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Intel used two different manufacturing processes for some of its Comet Lake “Core i5” processor SKUs

Intel recently announced its Comet Lake-S series of processors for the Desktop in i9, i7, i5 and i3 flavors. It has come to our attention (via TechPowerUp) that some of the Intel Comet Lake Core i5 processors are not exactly the same as other SKUs, meaning the “silicon” beneath the heat spreader can be different based on the chip it is manufactured.

There are actually two “steppings” of the 10th generation Intel Core i5 desktop processors which are Q0 and G1. Some of the Core i5 SKUs are based on a different stepping, either Q0 or G1, which gives us a hint that these might be native six-core or a cut-down 10-core chip variants. The specs seems to be identical but there are physical differences.

According to INTEL, “The Core i5-10400 and Core i5-10400F use two manufacturing processes,” and this particular info is posted over at Intel ARK within the “Ordering and Compliance” section for each chip. As an example. TechPowerUp has also detailed these two processors, which are Core i5 10400 and Core i5 10400F respectively.

Almost every detail is identical between the two steppings though, including the clock speed and pricing. Some reports are hinting that the thermal solution used on the Q0 stepping matches that of the flagship 10th Gen SKUs,  i.e. thinner die and a soldered interface material, since it based on a 10-core chip with four cores disabled.  The Q0 stepping of Core i5 seems to be based on the 10-core variant of the “Comet Lake-S” silicon.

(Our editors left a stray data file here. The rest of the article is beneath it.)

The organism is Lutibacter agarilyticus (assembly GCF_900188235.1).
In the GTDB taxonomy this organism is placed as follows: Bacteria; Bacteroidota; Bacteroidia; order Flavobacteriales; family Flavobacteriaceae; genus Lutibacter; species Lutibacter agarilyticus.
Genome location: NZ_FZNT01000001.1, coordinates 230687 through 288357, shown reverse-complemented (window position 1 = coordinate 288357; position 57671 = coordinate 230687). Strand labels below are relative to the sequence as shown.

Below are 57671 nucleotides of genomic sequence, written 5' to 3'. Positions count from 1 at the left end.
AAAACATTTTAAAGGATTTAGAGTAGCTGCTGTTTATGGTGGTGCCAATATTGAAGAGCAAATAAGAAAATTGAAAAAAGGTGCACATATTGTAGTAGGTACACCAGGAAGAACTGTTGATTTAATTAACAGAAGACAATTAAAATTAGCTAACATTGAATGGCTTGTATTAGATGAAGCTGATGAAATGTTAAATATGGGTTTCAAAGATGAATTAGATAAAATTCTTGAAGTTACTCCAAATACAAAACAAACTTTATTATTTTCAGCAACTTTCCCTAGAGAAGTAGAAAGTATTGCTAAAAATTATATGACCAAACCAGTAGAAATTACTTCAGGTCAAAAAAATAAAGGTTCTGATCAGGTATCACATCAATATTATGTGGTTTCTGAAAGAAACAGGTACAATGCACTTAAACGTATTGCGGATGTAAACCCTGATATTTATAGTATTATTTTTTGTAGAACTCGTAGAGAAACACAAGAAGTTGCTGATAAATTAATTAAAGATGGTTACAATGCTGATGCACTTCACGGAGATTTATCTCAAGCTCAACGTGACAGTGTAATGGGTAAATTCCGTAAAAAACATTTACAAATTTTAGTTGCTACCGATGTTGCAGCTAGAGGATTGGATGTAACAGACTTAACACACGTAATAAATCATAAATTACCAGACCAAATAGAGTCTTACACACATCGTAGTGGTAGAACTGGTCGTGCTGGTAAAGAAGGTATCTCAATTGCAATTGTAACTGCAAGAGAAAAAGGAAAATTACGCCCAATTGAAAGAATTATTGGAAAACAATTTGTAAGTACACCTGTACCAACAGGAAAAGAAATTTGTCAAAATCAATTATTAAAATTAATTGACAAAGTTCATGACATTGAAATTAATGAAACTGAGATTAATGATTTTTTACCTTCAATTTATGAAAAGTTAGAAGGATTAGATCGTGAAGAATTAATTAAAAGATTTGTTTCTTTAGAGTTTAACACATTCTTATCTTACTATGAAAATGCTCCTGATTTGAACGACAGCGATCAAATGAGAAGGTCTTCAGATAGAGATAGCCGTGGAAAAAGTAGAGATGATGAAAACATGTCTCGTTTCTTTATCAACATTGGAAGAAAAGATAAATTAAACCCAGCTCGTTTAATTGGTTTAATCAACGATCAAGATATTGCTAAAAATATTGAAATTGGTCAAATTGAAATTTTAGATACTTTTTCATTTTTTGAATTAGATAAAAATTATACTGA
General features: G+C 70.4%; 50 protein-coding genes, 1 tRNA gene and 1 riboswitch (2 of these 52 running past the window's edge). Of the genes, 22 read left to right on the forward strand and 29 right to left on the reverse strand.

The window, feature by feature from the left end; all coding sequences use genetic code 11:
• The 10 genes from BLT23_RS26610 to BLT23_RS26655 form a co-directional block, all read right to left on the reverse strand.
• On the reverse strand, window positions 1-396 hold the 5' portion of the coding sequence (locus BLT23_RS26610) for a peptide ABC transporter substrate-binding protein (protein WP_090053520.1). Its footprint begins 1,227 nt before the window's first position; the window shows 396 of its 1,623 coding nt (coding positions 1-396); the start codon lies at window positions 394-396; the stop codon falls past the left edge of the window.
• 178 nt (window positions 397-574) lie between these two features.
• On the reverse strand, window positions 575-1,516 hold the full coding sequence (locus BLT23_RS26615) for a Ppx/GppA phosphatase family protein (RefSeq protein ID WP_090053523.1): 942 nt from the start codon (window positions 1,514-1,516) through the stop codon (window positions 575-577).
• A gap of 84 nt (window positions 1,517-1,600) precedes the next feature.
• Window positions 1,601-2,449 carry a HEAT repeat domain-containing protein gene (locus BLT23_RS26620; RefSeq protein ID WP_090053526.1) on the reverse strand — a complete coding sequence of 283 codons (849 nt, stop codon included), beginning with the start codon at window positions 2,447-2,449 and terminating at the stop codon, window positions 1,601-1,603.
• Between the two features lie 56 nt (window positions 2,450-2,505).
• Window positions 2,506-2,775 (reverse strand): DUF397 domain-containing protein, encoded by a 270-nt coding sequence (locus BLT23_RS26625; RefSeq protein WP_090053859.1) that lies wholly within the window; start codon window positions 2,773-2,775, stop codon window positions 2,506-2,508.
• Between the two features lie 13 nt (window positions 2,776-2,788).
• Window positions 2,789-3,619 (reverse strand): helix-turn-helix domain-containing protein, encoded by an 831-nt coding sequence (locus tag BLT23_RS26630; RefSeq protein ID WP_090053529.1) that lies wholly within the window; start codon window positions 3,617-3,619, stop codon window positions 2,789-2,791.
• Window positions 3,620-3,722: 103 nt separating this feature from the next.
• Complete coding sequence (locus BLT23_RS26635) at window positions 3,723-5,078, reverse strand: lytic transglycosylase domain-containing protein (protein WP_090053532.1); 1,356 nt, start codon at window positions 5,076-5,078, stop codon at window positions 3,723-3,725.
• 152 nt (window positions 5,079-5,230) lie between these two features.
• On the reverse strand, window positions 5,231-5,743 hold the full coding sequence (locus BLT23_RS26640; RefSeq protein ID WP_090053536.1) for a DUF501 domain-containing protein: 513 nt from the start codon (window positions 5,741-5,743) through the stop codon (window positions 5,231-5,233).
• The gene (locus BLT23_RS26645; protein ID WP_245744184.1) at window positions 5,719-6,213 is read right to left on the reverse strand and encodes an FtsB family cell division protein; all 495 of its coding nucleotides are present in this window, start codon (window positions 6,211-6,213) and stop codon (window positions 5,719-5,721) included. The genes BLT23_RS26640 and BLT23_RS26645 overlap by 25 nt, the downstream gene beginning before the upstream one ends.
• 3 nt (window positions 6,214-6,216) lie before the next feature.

The G1 stepping, on the other hand, seems to be based on a native six-core chip, a 6-core variant of “Comet Lake-S. This is using a “thermal paste”, instead of the new STIM solution. Nevertheless, this shouldn’t affect the performance of the G1 processor, since we are talking about non-K CPUs which can’t be overclocked.

If we take a look at the back of the Chip, we can clearly see that the Q0 stepping has two separated groups of “capacitors”, while G1 is more or less a single big block. These two even have different  SPEC codes, as evident from the ARK.  According to TechPowerUp, for the Core i5-10400F, the Q0 stepping variant’s SPEC code is “SRH79” and the G1 stepping variant’s code is “SRH3D.”

The SPEC code is also printed on the IHS though. Only the “non-K” Comet Lake SKUs have 2 steppings, but there shouldn’t be any performance difference between them, except for the “Thermals“, or heat output ! As a consumer, gamer, or end user you shouldn’t have to worry much about this change in the manufacturing process though.

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